Most helpful positive review
37 of 37 people found the following review helpful
An Incredible, Vastly Under-Rated Guthrie Masterpiece!
on July 9, 2000
I am often stunned to find how few people have ever listened to this wonderful album by Arlo Guthrie. Unlike any of his earlier work, which I also enjoy and listen to still quite often, this one work shows the incredible talent, diversity and intelligence of this sometimes slapstick and even vaudevillian singer. Arlo really is one of a kind, a true artist who often covers sour subjects with a sugary satirical style, thus making these bitter pills about life more tolerable and acceptable to discuss and think about.
Here our perpetually young and impish Mr. Guthrie is in full adult form, mature but still sporting a twinkle in his eyes, from the silly and engaging opener "Guabi Guabi" (anyone listening to it just about has to laugh at it, yet it is surprisingly durable and deceptively simple; you may find yourself humming or singing it involuntarily next time you're in the shower and feeling pretty good about the world) to the haunting "Darkest Hours" to the lovely ballad "Massachusetts" about his adopted state, to a plaintive "Manzanillo Bay" about that unspoiled seaside Mexican paradise, and a host of others, many of them off-beat and more than incidentally political, like "Victor Jara" and "Patriot's Dream".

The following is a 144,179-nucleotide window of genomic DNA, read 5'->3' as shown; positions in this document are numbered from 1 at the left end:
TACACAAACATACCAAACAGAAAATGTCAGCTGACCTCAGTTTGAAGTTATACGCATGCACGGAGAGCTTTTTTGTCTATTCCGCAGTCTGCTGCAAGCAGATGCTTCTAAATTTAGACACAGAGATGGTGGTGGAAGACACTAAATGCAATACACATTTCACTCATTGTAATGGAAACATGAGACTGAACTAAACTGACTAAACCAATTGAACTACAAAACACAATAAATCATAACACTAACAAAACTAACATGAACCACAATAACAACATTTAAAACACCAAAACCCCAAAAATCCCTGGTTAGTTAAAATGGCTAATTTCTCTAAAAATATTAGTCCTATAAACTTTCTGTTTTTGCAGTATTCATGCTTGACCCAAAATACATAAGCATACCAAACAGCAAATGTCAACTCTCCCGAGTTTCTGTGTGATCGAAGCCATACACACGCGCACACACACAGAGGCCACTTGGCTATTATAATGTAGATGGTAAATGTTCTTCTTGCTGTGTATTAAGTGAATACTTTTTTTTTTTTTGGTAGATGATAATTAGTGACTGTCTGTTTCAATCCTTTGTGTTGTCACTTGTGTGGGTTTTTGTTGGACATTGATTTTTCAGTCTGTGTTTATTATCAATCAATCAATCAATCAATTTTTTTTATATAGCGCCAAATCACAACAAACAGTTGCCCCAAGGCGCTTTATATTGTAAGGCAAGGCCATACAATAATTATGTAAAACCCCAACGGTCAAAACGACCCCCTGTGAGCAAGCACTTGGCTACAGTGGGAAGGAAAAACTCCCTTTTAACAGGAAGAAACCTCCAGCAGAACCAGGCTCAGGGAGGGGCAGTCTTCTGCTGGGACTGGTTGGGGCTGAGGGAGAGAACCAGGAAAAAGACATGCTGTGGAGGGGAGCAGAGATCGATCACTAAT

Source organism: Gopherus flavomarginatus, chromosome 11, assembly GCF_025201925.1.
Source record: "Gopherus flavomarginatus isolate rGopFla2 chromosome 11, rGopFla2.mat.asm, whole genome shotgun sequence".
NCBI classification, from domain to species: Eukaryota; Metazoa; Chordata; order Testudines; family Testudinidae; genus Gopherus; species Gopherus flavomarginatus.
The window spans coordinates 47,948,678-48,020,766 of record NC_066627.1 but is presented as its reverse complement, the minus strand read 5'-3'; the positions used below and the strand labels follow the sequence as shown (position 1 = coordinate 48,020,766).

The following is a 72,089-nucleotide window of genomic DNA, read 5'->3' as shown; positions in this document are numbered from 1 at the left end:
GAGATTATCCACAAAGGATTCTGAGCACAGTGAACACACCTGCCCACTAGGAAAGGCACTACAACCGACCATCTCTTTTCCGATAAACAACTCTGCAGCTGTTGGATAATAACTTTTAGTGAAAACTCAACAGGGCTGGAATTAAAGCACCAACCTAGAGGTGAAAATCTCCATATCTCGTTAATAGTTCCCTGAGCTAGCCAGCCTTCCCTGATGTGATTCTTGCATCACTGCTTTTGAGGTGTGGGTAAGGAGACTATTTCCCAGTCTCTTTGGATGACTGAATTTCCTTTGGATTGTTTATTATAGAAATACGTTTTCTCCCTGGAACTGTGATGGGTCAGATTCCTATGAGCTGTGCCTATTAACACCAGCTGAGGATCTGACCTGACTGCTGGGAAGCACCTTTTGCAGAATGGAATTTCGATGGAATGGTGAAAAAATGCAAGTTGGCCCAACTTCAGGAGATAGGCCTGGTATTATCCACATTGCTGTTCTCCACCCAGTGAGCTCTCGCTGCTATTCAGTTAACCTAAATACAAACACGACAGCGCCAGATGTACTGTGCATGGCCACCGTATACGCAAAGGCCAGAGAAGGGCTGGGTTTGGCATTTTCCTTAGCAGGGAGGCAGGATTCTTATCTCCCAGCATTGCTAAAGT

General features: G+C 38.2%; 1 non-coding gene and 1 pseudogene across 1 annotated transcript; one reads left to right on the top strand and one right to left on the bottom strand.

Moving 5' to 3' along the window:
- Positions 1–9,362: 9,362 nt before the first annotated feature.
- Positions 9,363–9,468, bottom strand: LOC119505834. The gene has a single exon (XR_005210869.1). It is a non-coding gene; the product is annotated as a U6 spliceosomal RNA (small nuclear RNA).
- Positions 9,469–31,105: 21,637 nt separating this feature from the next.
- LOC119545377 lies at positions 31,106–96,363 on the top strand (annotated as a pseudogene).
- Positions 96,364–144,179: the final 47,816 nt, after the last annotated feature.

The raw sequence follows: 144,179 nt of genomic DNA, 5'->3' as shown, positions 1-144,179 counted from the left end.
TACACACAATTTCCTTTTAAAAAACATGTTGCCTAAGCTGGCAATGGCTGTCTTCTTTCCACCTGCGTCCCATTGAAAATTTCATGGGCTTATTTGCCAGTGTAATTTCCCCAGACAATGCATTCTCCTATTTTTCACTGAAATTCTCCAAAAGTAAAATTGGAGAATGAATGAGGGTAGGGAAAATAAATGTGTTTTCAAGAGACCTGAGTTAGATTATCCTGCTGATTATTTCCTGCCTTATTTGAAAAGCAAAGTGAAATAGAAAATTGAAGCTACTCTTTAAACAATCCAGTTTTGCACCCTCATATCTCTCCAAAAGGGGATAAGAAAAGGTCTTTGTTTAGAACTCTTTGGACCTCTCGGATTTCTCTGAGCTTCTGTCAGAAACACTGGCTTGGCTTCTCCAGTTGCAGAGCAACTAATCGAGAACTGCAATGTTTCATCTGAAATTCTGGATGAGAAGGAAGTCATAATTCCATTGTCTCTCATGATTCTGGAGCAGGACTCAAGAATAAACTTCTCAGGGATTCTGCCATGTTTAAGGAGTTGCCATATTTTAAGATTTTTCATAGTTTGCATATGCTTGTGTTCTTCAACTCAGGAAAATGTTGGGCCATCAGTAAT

This is indeed a quite under-appreciated and very special album by someone often assumed to be a lightweight because of his inordinate success with novelty songs like "Alice's Restaurant" and "The Motorcycle Song". Yet anyone familiar with Guthrie the man and his continuing good works in rural western Massachusetts as a sort of self-appointed one-man project on helping those in need, he is obviously much more than that, and anyone taking a close listen to this album will discover the true depths of his quite considerable singing and songwriting talents as well. Enjoy.